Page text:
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Lecture 19

Lecture 19 - Deduction & Induction

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University of Ottawa
Daniel Kofman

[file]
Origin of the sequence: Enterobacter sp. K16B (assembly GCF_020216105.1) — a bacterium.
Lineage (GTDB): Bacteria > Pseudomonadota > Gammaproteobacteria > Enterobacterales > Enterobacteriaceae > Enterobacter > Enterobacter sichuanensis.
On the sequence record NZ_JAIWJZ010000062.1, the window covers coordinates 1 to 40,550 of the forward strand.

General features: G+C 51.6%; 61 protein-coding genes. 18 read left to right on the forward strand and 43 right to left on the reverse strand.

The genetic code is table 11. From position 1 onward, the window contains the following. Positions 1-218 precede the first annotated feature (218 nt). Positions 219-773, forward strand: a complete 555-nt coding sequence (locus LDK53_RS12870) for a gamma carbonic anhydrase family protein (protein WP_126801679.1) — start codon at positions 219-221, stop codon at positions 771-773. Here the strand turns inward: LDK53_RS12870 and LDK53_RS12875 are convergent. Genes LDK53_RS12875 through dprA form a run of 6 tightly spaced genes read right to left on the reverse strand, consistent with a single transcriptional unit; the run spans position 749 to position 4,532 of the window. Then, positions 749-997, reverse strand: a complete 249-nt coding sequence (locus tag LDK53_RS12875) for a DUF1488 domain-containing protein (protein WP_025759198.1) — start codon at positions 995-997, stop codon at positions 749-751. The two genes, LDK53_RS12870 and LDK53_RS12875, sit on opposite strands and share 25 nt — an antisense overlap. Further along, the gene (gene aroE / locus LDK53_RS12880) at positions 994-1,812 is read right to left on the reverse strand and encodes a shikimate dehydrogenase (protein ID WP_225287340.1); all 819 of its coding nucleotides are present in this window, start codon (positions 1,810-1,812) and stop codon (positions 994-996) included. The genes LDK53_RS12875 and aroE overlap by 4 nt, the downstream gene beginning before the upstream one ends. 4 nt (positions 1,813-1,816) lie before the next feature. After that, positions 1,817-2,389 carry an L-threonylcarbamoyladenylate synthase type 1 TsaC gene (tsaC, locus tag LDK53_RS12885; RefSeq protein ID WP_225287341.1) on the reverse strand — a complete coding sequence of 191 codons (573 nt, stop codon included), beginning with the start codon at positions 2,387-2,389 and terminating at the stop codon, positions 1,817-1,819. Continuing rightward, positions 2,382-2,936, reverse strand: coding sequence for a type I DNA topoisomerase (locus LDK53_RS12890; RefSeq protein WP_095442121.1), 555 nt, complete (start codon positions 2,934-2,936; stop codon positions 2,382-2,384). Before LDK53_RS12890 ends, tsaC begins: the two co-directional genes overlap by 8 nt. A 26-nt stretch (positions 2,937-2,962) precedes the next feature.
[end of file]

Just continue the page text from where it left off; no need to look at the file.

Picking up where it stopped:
Nov. 19, 2013  Deductive inference (Lewis Caroll)  Ultimate justification – cannot be itself justified (room for skepticism) -it need not be further justified (the inferences themselves are self-evident)  Inductive inference – to infer from a single event/object something about an unobserved object/event – typically in the future, but can also be in the past or present – some geologists make retrodictions about the past (fossils) and make inferences about the past  What can justify inductive inference?  Ex: Scientists – General Law: water boils @ 100C  Particular event that is observed: this water is being heated to 100C  Deduction: water is boiling Hume on Induction 1. Hume’s Fork: There are only two kinds of knowable propositions – relations of ideas and matters of fact 2. Relations of ideas have two features: 1) They are ether intuitively or demonstratively certin (logical truths, geometric proofs, etc.) 2) They do not assert the existence of non-abstract entities (ex: physical objects or physical states, minds or mental states) 3. Matters of fact have (the opposite two features: 1) they are either intuitively nor demonstratively certain 2) they do assert the existence of non-abstract entities (objects or states) (Some examples: Caesar crossed the Rubicon, the water in the kettle is boiling, water boils at 100C, the sun will rise tomorrow) 4. All the objects of human reason or enquiry may naturally be divided into two kinds, to wit, Relations of Ideas, and Matters of Fact. Of the first kind are the sciences of geometry, algebra, arithmetic, and in short, every affirmation, which is either intuitively or demonstratively certain. That the square of the hypotenuse is equal to the squares of the two dies, is a propostion which expresses a relation between these figures. That three times five is equal to the half of thirty, expresses a relation between these numbers. Propositions of theis kind are discoverable by the mere operation of thought, without dependence on what is anywhere existent in the universe. Thought there never was a circle or triangle in nature, the truths, demonstrated by Euclid, would forever retain their certainty and evidence. Matters of fact, which are the second objects of human reason, are not ascertained in the same manner; nor is our evidence of their truth, however great, of a like nature with the foregoing. The contrary of every matter of fact is still possible; because it can never imply a contradiction, and is conceived by the mind with the same facility and distinctness, as if ever so conformable to reality. That the sun will not rise tomorrow is no less intelligible a proposition, and implies no more contradiction, than the affirmation that it will rise. We should in vain, therefore, attempt to demonstrate its falsehood. Were it demonstratively false, it would imply a contradiction, and could never be distinctly conceived by the mind. (E IV 1, “Skeptical Doubts Concerning the Operations of the Understanding”). -can’t imagine a possible world in which a contradiction is true -a matter of fa
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